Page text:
Diplomatic Briefing

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Archive for May 16, 2012

Newsline: China summons UK envoy over Dalai Lama meeting

China’s Vice Foreign Minister Song Tao summoned the British ambassador in Beijing to protest British Prime Minister David Cameron’s meeting with the Dalai Lama, saying the meeting “seriously interfered” with China’s internal affairs. The exiled Tibetan spiritual leader, who is considered a separatist by Beijing, met with Cameron on Monday. The meeting was, however, not held at Cameron’s official Downing St residence in a gesture to Chinese sensibilities. Song summoned British ambassador Sebastian Wood and said that British leaders should fully consider the “serious consequences” of meeting the Dalai Lama, the Chinese Foreign Ministry said in a statement. China’s response echoed many previous statements about the Dalai Lama’s meetings with foreign political leaders, suggesting that China will confine its reaction to angry words. “British ministers believe that who they see is a matter for them,” said a British Foreign Office spokeswoman in London. “If they choose to see someone, it does not necessarily indicate they support that individual’s viewpoint.” The Dalai Lama was in London to receive the $1.7mn Templeton prize for his work affirming the spiritual dimension of life.



Newsline: New Zealand’s embassy in Sweden to close

New Zealand’s embassy in Sweden will close as part of a move to slash $10 million from the Ministry of Foreign Affairs and Trade’s Europe budget. The Stockholm post was opened by the Clark government in 2008 and downsized by the current Government in 2009. McCully said in a statement it was not always necessary to have a diplomatic presence in a country to maintain good relations. “Sweden does not have an embassy in New Zealand and I am confident that we can manage the relationship through an accreditation.” McCully said moving some embassies into less expensive accommodation is another option the ministry is considering to cut costs. “The move is part of a series of decisions that will enable the Ministry of Foreign Affairs to meet the Government’s expectations of a $24 million efficiency dividend and then manage within a flatline budget for the next two years.” McCully said the ministry’s cost-cutting plans have been scaled back following feedback from staff and ministers. “I have made it clear the final package will need to provide a structure capable of attracting and retaining capable staff,” McCully said. The Labour Party last month received leaked documents showing the Ministry is planning to halve the number of job losses it had originally announced in February. The leaked documents say the Ministry is also considering downsizing some bases to create mini-posts in Madrid, Rome, The Hague, Vienna and Warsaw.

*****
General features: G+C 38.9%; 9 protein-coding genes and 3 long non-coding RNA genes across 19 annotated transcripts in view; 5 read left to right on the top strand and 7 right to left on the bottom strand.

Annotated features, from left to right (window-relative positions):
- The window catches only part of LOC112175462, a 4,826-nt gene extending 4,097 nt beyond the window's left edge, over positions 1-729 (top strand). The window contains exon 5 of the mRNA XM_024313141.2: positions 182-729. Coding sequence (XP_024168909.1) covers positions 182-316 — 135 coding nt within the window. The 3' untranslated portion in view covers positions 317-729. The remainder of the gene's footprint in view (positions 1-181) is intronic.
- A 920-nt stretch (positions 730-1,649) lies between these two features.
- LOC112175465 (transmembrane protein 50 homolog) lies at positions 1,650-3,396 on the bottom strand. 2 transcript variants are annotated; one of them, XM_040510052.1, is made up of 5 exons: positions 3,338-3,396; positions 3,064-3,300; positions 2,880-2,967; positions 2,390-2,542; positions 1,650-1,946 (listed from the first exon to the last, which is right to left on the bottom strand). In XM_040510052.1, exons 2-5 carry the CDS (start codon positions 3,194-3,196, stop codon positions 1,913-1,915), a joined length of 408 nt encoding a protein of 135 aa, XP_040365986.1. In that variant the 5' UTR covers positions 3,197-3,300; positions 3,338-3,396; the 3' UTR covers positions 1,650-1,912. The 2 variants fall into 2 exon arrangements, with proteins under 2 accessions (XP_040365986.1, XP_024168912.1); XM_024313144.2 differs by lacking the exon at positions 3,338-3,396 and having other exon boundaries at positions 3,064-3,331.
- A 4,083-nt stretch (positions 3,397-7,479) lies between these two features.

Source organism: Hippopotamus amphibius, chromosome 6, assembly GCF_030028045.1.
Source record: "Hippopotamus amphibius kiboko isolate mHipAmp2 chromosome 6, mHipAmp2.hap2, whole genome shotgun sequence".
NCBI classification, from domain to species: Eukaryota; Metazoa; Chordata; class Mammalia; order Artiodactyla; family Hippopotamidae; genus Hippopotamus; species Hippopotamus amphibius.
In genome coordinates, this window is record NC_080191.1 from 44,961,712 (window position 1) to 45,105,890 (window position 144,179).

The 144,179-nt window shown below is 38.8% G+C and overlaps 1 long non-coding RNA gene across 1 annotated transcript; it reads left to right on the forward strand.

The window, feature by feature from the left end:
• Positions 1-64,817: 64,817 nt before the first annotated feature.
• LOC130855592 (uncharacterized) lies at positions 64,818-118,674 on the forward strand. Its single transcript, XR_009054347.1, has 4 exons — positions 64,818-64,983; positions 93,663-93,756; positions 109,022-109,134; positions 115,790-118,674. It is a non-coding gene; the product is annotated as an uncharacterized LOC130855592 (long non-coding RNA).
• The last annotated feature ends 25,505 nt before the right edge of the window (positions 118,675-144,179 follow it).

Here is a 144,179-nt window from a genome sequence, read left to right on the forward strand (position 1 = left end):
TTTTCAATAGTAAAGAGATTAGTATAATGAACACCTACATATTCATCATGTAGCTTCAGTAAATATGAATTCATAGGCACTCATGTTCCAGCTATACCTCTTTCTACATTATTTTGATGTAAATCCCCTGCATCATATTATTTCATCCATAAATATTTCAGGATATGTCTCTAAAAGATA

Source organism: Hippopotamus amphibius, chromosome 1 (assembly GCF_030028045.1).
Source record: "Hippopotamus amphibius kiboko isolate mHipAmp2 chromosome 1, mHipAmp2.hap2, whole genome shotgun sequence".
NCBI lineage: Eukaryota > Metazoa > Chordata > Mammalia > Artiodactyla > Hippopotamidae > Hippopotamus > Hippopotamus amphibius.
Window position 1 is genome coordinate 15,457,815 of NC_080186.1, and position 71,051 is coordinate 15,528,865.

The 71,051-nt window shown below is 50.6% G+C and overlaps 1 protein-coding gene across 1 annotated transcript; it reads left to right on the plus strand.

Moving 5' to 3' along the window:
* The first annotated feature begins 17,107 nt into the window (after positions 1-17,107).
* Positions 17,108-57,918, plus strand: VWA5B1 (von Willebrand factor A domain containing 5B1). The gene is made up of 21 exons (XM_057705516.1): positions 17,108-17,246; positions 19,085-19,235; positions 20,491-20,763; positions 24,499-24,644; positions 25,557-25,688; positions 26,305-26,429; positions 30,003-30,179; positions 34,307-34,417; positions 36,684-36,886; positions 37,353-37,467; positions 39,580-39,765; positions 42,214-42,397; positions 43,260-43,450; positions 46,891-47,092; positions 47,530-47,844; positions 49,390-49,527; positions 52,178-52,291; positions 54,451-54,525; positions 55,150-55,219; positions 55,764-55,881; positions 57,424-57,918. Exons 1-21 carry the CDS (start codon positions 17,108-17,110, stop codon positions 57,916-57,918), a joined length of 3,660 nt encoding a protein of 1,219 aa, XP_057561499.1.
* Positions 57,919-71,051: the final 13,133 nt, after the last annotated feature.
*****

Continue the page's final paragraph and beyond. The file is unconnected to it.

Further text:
Newsline: Fiji to open embassy in UAE

Fiji is to open an embassy in the United Arab Emirates in August. The interim foreign minister, Ratu Inoke Kubuabola, is in Abu Dhabi to identify suitable locations for the chancery and residences for the diplomats. Ratu Inoke says opening an embassy reflects the government’s wish to expand its relations beyond its traditional partners.